Betsy was one of twelve dolphins captured in 1983 – half of these died within a year, some within days. Commerson’s dolphins are considered ‘high energy’ and notoriously difficult to train and as such don’t “perform” well in the game of choreographed entertainment. This is one of the reasons that today some of SeaWorld’s Commerson’s remain in the back pools away from public viewing.
SeaWorld San Antonio is the only park to hold Pacific white-sided dolphins and, since the death of Dart earlier this year at the tragically young age of 12, only five remain. Most are captive born except Betty who was captured from the wild in 1980. Latest reports reveal that Betty is currently under intensive veterinary care as tests reveal signs of inflammation or a possible infection. Dart was the fourth marine mammal to die at the San Antonio facility within a six month period. As the list of accidents, injuries and deaths grow ever longer WDC’s message is the same today as it has always been: please don’t buy a ticket for any marine park, zoo or aquarium that holds captive whale and dolphins for our entertainment.
How We’re Working to End Captive Cetacean Tourism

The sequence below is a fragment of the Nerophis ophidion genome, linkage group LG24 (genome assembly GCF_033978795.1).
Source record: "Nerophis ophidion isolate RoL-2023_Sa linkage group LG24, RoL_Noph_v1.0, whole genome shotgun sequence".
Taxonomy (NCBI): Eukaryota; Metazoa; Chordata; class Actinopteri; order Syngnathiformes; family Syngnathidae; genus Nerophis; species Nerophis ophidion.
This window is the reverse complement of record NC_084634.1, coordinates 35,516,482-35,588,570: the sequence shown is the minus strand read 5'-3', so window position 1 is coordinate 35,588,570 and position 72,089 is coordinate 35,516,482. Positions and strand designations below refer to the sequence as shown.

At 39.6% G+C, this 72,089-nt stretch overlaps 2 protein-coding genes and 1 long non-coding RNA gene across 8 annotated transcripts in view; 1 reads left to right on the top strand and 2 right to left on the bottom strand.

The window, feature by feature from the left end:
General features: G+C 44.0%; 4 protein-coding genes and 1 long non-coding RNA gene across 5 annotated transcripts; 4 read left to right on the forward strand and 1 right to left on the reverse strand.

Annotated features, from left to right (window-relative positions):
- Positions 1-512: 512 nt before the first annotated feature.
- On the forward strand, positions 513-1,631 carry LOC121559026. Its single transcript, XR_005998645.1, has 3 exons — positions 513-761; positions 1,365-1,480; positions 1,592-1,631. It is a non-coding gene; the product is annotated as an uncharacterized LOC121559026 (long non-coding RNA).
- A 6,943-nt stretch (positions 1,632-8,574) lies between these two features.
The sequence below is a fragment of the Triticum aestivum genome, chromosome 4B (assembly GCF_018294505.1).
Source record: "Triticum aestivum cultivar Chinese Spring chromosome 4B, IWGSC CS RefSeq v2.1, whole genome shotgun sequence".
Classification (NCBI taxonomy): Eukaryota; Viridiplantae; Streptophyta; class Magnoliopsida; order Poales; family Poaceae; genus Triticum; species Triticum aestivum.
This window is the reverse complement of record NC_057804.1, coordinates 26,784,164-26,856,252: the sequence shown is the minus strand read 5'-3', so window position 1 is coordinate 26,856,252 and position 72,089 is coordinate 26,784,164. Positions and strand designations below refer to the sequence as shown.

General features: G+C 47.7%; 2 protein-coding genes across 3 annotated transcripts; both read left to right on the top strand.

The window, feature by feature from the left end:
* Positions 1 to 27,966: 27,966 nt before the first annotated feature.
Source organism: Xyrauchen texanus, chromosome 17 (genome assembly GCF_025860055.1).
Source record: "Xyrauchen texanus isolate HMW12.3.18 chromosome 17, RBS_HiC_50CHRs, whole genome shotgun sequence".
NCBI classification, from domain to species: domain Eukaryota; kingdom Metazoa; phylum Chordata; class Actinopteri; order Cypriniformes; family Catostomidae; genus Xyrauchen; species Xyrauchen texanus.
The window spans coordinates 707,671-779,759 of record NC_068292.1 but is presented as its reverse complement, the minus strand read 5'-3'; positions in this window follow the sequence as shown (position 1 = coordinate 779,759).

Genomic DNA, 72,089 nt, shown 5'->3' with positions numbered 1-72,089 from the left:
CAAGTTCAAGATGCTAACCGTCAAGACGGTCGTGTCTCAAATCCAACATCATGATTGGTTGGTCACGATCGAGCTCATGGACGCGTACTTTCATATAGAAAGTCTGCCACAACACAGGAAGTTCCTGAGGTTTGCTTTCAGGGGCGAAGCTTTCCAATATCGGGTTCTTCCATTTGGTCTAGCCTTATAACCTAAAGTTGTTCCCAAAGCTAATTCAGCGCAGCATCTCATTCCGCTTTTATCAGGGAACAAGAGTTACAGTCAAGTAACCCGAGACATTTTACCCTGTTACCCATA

In recent years, WDC has taken this message to tour operators who actively promote marine parks such as SeaWorld to its clients. Our campaign has made significant inroads in highlighting the plight of captive whales and dolphins to these travel companies. Sir Richard Branson and Virgin listened to us back in 2014 and pledged not to work with any facilities that sourced whales and dolphins from the wild.
WDC also inputted to work by the UK’s largest travel association, ABTA, to develop animal welfare guidelines. While the guidelines include specific recommendations on Dolphins in Captive Environments, they are, by definition, just guidelines and as such unenforceable. Frustratingly, ABTA members such as Thomas Cook, Thompson, First Choice, Cosmos and Virgin Holidays still struggle to fully comply. In one example, the guidelines recommend that whale and dolphin performances should only involve natural behaviors, yet ABTA members routinely promote and offer trips to facilities where dolphins can be seen jumping through hoops, pushing trainers through the water and shooting basketballs – hardly any of the behaviors you would expect to see in the wild!